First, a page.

This truth is already slowly spreading among some enlightened members of the military, who are realizing that the use of nuclear weapons by states is basically implausible—and self-destructive—in almost any circumstance. The most likely people to use nuclear weapons are not states but suicidal millenarian terrorists. Osama bin Laden’s deputy Ayman al-Zawahiri has already written a book dismissing moral objections to the use of weapons of mass destruction, including nuclear weapons. Our possession of nuclear weapons is no deterrent to such threats, but the very existence of nuclear weapons provides a possible method for these extremists. Thus, the best thing would be to do away with them altogether.
Establish this as a cultural truth, and eventually that understanding will filter through. Wherever possible, travel, interact, make love, argue, live with people elsewhere. Engage; co-mingle. Resist the efforts of governments and others to paint the Other in stark colors, whether black or white. Throw away the chessboard; cut the ground from under those who would pretend humanity is but chessmen. Cease using the outdated nomenclature of a world that is already receding into history; stop naming; stop dividing.
One surprising conclusion from this analysis might come as a shock to the antiglobalization protesters storming the next G8 Summit: What might be the most effective tactic ultimately to get rid of nuclear weapons is not less globalization, but more. The deeper the intermingling, the more dense the mesh connecting humanity, the less the chessboard may be clearly defined, the more absurd becomes the calculus of nuclear weapons, and indeed of states as discrete entities, themselves.
Interestingly, this reasoning also applies to other harmful, if less apocalyptic, forms of warfare. Many have expressed concern that China or Russia are able to launch devastating “cyber attacks” against Western institutions, and economic and financial infrastructure. But one Chinese official has reportedly dismissed this option, primarily on the grounds of China’s dependence on U.S. financial stability—China owns nearly a trillion dollars’ worth of securitized American government debt—a cyber attack on Wall Street would harm China as much as it harmed the U.S.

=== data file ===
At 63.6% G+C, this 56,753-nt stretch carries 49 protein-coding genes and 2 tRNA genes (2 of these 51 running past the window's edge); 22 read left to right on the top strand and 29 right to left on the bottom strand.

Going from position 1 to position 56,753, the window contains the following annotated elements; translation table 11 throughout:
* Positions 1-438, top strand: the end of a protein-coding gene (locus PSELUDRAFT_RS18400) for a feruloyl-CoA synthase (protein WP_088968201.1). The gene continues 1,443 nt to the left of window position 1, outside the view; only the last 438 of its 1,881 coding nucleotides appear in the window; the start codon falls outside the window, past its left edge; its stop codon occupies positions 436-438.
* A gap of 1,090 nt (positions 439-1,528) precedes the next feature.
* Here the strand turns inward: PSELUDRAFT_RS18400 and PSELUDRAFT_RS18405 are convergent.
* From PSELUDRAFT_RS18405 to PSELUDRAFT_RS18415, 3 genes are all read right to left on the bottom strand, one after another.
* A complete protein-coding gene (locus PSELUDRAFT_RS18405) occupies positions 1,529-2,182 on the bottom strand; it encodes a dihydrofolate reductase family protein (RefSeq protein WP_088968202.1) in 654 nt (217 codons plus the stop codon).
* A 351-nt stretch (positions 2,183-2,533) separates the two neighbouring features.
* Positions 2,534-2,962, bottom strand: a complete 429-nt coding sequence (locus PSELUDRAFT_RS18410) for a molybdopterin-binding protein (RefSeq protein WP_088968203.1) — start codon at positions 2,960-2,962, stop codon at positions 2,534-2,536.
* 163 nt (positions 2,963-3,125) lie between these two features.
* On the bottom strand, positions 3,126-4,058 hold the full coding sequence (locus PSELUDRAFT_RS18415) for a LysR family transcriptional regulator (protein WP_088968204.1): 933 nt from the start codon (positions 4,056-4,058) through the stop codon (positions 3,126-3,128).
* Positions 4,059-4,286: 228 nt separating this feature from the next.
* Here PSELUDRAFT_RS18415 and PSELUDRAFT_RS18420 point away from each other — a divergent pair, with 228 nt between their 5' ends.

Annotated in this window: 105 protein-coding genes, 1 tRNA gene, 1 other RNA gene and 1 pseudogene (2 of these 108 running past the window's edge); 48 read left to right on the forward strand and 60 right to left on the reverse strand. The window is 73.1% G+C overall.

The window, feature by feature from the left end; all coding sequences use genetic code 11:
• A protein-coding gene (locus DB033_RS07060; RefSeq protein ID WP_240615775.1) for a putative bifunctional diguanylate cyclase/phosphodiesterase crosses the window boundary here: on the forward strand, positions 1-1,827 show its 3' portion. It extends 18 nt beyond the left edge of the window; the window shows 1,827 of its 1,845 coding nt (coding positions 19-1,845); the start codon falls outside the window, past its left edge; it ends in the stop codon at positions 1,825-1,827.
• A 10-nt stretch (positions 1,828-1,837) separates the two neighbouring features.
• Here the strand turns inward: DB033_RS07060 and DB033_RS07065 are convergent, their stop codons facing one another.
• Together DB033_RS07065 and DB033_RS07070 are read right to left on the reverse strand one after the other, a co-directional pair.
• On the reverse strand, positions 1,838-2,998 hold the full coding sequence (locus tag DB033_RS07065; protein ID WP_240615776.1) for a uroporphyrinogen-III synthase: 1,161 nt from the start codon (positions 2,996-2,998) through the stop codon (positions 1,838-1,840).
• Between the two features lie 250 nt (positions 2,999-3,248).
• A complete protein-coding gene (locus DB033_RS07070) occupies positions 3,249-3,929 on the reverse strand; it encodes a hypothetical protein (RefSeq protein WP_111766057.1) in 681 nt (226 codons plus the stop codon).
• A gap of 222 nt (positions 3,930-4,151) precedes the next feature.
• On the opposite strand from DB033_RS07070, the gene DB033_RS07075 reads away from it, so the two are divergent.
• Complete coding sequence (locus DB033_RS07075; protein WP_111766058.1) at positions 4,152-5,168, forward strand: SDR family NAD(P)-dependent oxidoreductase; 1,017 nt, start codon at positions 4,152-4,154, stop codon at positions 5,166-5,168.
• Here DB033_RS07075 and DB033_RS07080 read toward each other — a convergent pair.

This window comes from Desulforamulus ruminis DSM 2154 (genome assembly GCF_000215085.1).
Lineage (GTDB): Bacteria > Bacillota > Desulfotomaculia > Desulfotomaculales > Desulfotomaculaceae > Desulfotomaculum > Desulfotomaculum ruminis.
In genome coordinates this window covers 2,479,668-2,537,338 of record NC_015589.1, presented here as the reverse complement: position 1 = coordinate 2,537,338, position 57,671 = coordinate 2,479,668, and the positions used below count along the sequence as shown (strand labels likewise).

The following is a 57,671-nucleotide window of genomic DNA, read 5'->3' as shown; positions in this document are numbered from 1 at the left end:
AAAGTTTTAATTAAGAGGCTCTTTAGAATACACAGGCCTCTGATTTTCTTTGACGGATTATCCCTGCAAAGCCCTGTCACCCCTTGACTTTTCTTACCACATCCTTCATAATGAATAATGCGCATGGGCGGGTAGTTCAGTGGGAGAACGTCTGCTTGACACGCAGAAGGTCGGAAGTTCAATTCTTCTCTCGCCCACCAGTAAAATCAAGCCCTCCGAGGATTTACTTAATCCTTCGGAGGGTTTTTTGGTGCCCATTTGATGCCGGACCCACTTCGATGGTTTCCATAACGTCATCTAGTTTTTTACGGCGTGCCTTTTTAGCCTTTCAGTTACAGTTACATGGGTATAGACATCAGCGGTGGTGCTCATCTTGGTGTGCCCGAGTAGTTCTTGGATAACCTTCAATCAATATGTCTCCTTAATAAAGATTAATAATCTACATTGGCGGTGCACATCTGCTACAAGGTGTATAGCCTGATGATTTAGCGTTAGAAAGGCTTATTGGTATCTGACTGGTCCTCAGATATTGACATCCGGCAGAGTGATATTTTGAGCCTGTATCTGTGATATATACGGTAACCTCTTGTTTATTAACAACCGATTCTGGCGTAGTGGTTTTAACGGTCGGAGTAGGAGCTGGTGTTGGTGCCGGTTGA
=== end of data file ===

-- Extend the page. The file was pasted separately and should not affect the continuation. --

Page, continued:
These examples suggest that the antiglobalizers storming the G8-protecting riot police are precisely wrong.
Instead of conventional theories of government and international relations, we need a new set of tools—and perhaps a dose of humility too, for a complex world may defy all but a general understanding of its inherent and pervasive unpredictability and contingency. In fact, we need the tools that interpret complex systems.
Malcolm Gladwell has popularized the concept of the “tipping point,” the idea from complexity theory that even small events may trigger complex systems to “tip” over from one condition into another. Historian Niall Ferguson and others have begun to suggest that empires, such as the American “empire,” are complex systems and thus may be highly vulnerable to outside events, perhaps seemingly minor, over which they have little or no control, causing their downfall. In finance, Nassim Nicholas Taleb has suggested that highly aberrational “black swan” events, hitherto regarded as extremely rare, are in reality much more frequent than predicted, and moreover have vastly more dramatic consequences. The May 2010 “flash crash” on the Dow Jones seemed to prove his point.
There is, then, a growing realization that human affairs make up in their totality a complex system. Complex systems share characteristics which have important but barely noted consequences for politics.
Complex systems are not chaotic. They are not simple and ordered, but neither are they an uncontrolled mess. Complex systems are instead something “in between,” as Professor Scott Page, an expert on complexity, has observed.
Another characteristic is perhaps the most telling, and recollects the stadium wave or the suicide bomber. The actions of one individual may redound in very powerful and consequential ways. This insight is a conclusion completely at odds with contemporary notions of the ranking and power of government, state and individual. The individual is not powerless, not subordinate; in fact individuals are a potent agent of lasting change in the whole system.